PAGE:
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Mexico CFDI PAC Strategies (Part 1 of 5) - Did you just implement a Single Point of Failure

by Steve Sprague, Vice President of Product Strategy, Invoiceware International

July 31, 2013

In my previous article, we discussed the common issues that are starting to make their way to the operational and finance teams.  Many companies are setting themselves up for customer service issues, delayed payments, and most importantly delayed or lost revenue recognition as they implement their Mexico CFDI electronic invoicing strategy.  In this document, we are discussing the issue of shipping and logistics. 

What you need to know:

If you are switching from a legacy, batch format (CFD or CBB) to the real-time CFDI electronic legislation like a half million other companies, you need to understand that your ability to ship is directly linked to your ability to get your invoice approved by the government based on the letter of the law.  In short, if you can’t get your invoice approved you shouldn’t ship according to the statements in Article 29 of the Mexico SAT Diaries. The issue is further clarified in the definition of Carte Porte (Transportation documents required for shipping).

Did you just unknowingly sign up for a single point of failure?

One of the most overlooked areas of CFDI evaluation is the effect on shipping.  Ask yourself one question: if we can’t ship for a day, a few days – what will be the negative outcomes. There definitely won’t be positive outcomes from your operations being shut down due to having no backup plan.

Many corporations are not aware of this legislation and requirement as it is much different from the previous batch requirements. And many companies are just looking to sign up with a single vendor.  The issue is centered on the fact that there is no “contingency” process in the model.  For example in Brazil, an organization has two different options to get the government approval if the main government systems at the SEFAZ are down, slow or unable to be reached because of network failure.  They have On Network contingency designed for fall back web service connections.  This “Provisional Danfe” or forms process allows you to still ship as long as there is power to the printer. Your solution for Nota Fiscal can then reconcile the issues automatically once the SEFAZ is back up and running.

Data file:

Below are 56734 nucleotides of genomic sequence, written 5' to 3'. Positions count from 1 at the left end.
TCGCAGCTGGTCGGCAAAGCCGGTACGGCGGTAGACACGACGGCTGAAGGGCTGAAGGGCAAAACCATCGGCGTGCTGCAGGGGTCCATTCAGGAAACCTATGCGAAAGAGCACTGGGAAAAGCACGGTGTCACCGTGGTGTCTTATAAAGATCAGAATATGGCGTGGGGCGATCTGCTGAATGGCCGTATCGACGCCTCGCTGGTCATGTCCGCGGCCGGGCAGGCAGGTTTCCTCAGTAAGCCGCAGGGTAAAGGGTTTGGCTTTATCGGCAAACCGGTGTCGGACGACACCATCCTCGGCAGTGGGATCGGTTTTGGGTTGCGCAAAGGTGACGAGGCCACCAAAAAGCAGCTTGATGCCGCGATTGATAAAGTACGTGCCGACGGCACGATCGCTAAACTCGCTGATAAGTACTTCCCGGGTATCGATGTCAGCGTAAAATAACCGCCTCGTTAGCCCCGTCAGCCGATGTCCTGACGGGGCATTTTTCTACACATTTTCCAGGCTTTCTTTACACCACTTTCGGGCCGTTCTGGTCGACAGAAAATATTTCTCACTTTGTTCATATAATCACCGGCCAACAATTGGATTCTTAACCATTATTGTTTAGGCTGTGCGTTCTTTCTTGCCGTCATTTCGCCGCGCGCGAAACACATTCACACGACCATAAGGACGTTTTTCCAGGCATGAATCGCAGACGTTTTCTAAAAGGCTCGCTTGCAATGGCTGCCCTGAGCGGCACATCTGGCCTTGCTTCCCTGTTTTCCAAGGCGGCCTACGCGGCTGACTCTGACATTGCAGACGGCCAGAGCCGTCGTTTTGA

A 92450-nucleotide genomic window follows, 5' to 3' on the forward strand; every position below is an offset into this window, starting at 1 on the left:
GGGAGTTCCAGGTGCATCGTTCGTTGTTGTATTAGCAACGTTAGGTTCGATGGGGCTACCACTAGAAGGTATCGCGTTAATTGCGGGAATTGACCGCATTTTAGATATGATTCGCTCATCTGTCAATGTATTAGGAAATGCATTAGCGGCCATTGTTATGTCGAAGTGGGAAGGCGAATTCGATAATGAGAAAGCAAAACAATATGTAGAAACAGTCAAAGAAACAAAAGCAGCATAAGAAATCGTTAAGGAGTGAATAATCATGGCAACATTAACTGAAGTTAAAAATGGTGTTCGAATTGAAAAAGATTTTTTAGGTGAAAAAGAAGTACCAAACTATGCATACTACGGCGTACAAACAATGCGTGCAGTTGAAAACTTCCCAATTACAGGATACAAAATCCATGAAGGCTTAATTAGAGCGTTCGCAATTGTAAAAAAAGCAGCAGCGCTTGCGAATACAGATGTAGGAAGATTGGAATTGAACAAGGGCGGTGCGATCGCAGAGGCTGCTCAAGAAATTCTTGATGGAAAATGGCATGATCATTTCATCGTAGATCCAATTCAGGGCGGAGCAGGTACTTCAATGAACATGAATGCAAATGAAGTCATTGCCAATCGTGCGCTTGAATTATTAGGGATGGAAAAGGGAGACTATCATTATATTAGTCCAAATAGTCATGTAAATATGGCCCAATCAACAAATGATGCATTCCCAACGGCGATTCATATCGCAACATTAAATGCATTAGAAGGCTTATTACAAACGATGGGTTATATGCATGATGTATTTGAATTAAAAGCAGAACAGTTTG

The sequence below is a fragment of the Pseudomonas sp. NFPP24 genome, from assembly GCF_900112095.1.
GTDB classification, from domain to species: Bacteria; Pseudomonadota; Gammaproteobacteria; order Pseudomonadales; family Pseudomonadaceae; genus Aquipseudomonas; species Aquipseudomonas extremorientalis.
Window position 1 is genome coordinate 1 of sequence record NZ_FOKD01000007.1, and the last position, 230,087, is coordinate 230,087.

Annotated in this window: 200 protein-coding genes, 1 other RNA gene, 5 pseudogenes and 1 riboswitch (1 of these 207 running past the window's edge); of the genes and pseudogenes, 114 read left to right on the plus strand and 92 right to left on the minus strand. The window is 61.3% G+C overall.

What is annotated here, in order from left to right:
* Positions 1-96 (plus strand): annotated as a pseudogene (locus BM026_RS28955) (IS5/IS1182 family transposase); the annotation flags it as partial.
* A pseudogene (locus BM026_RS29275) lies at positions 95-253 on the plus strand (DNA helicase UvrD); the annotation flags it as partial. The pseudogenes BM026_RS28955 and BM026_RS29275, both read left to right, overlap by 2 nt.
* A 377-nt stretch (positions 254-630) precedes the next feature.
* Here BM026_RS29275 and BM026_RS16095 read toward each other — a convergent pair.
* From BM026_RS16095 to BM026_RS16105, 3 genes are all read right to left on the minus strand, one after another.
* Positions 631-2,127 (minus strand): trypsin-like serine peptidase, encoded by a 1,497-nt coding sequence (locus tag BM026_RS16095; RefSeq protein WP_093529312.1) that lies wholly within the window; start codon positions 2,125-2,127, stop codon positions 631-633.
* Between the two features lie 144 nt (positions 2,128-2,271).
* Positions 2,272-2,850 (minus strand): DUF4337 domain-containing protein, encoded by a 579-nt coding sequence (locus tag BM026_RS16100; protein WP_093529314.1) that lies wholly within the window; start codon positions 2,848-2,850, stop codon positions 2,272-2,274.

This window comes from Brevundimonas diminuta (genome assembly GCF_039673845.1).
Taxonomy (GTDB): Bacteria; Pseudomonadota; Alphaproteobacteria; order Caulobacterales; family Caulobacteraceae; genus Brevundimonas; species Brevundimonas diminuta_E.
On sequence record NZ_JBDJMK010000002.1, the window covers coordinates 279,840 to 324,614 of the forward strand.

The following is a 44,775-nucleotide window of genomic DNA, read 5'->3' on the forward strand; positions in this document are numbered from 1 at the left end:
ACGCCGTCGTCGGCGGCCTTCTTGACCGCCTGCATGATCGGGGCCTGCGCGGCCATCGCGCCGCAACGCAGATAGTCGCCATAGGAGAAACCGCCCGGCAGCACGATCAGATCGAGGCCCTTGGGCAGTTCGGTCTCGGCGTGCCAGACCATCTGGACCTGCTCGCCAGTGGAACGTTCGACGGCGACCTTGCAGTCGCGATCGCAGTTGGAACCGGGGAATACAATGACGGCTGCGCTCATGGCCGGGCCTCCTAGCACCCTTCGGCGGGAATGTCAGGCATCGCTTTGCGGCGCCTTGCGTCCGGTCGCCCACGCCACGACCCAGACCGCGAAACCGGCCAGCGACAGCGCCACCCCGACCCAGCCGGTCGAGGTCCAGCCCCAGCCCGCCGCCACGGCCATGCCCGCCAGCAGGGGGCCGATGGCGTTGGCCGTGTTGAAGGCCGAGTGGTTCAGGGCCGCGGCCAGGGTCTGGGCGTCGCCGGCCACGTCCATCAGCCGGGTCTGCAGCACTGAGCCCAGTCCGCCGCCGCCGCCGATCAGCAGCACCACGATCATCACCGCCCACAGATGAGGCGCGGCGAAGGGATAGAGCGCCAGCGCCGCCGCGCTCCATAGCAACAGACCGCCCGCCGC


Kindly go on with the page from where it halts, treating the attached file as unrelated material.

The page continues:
Organizations need to understand the backup plan if the system is slow or bogged down by sudden increases in volume.  In your evaluations, ask these two simple question:

  • How does your service ensure that I can always ship? 
  • Do you have a multi-PAC strategy that allows me to switch automatically to get the Timbre if one data center is slow or not working properly due to volume issues?

There are solutions in the market that offer built-in contingency to get the Timbre and offer multi-PAC, multi-switching platforms that ensure that if one signature provider is down, that you can access a network of providers.  Thus – eliminating the single point of failure and your shipping issues.

 

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